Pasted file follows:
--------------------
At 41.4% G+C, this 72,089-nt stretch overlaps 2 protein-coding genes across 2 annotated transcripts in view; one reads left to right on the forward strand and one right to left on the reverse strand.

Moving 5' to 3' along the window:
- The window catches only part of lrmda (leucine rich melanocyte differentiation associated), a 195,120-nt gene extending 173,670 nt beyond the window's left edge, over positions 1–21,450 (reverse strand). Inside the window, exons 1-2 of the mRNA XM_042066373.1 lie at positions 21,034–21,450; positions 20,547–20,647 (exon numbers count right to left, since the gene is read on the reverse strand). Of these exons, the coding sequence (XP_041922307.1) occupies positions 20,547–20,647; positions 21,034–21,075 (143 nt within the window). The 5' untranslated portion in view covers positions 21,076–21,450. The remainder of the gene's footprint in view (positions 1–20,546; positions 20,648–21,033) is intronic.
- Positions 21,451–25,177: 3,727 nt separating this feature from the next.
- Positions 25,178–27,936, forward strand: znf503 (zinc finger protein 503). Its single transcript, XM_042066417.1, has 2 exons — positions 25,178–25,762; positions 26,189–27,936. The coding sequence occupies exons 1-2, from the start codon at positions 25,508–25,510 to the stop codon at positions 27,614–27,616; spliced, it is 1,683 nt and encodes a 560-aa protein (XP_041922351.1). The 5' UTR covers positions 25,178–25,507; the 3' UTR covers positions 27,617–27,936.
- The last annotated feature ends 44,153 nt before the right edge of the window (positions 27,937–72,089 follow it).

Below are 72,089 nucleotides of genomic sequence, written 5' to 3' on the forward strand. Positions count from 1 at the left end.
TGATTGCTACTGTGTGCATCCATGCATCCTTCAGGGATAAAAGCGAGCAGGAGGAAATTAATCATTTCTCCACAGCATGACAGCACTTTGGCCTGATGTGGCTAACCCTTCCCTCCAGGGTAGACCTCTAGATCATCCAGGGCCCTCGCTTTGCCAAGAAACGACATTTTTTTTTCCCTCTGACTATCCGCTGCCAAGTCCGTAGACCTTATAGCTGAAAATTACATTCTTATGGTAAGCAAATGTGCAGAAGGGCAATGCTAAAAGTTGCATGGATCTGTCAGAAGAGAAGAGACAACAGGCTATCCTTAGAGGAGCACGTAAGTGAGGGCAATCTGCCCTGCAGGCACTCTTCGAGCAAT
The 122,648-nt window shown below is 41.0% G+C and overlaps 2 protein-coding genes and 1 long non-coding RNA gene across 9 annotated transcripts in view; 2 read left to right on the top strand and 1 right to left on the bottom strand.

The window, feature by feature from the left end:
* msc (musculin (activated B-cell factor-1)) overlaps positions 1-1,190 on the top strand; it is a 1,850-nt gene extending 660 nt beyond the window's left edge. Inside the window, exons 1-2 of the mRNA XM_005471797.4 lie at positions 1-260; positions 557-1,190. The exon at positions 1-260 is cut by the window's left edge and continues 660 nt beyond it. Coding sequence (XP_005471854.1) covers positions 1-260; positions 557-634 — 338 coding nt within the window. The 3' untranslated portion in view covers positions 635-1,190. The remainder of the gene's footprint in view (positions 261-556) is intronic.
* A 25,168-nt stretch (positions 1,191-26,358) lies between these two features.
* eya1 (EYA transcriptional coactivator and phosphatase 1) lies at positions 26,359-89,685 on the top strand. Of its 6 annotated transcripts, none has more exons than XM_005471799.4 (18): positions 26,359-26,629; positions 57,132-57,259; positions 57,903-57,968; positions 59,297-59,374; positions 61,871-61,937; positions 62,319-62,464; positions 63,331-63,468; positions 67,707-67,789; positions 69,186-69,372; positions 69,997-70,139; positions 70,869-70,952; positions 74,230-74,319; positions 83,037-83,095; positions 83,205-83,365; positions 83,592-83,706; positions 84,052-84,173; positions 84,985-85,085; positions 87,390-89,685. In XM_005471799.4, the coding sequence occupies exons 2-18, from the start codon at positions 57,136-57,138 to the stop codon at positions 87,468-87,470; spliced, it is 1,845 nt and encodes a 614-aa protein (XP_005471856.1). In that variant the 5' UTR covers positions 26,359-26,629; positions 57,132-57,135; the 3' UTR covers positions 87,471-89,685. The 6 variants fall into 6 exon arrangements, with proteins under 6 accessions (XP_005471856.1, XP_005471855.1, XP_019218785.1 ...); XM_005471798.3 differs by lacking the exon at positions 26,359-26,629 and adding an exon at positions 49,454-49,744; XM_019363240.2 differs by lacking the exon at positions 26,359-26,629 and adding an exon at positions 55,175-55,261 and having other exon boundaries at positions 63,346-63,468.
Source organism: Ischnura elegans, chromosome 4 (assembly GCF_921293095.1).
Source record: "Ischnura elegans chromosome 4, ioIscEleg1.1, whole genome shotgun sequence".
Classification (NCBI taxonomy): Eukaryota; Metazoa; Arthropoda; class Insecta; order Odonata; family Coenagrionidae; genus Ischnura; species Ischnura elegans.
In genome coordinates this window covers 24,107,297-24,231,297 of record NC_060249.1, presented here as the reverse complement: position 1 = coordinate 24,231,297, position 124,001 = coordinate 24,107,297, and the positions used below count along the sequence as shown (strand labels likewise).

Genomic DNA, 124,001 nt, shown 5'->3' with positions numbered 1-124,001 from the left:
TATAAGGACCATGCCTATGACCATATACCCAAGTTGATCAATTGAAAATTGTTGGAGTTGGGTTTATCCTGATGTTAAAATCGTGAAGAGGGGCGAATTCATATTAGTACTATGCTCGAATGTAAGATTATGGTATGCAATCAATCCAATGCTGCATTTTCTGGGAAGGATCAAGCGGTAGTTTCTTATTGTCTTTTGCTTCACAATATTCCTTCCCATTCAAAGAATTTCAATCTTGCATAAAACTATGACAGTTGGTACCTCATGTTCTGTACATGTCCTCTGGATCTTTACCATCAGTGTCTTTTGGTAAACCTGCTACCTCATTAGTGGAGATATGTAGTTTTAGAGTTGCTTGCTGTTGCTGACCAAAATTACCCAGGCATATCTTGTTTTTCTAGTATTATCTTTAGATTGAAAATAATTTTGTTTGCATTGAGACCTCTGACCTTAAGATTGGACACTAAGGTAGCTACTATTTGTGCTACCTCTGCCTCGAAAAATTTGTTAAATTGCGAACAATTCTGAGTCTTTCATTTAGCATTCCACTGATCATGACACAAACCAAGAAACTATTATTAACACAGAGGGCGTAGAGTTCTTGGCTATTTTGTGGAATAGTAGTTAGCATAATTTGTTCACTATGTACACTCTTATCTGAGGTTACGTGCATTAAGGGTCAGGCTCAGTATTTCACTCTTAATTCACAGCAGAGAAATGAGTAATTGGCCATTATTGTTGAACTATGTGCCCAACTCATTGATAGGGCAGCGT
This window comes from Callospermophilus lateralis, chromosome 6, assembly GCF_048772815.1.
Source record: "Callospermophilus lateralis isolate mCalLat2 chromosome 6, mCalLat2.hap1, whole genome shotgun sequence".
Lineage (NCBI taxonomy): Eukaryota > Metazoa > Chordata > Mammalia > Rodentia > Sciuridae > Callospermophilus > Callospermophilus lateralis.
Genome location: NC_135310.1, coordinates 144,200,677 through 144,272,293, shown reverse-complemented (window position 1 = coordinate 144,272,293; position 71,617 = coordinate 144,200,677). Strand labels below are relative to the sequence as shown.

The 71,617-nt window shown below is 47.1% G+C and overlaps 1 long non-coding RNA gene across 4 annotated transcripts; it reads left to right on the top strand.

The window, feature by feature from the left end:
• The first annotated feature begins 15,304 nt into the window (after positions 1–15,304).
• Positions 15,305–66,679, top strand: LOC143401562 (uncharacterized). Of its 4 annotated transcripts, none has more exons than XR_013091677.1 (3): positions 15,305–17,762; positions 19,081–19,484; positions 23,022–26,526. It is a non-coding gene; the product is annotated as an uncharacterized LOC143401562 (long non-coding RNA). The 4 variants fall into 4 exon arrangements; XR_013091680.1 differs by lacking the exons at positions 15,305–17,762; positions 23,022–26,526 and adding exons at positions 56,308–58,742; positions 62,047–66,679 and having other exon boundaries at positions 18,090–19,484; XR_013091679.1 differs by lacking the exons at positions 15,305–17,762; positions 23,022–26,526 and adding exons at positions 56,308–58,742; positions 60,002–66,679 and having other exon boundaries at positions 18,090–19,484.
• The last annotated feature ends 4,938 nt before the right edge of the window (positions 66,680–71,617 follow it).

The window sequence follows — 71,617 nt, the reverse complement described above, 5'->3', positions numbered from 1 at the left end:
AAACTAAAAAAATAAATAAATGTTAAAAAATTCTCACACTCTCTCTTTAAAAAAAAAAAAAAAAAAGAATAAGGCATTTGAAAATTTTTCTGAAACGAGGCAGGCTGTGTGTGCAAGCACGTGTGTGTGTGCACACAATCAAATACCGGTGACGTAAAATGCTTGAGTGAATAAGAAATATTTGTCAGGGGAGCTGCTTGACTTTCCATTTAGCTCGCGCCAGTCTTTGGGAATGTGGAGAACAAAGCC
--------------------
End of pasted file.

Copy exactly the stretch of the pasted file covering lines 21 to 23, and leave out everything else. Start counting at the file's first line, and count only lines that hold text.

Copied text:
Source record: "Callospermophilus lateralis isolate mCalLat2 chromosome 6, mCalLat2.hap1, whole genome shotgun sequence".
Lineage (NCBI taxonomy): Eukaryota > Metazoa > Chordata > Mammalia > Rodentia > Sciuridae > Callospermophilus > Callospermophilus lateralis.
Genome location: NC_135310.1, coordinates 144,200,677 through 144,272,293, shown reverse-complemented (window position 1 = coordinate 144,272,293; position 71,617 = coordinate 144,200,677). Strand labels below are relative to the sequence as shown.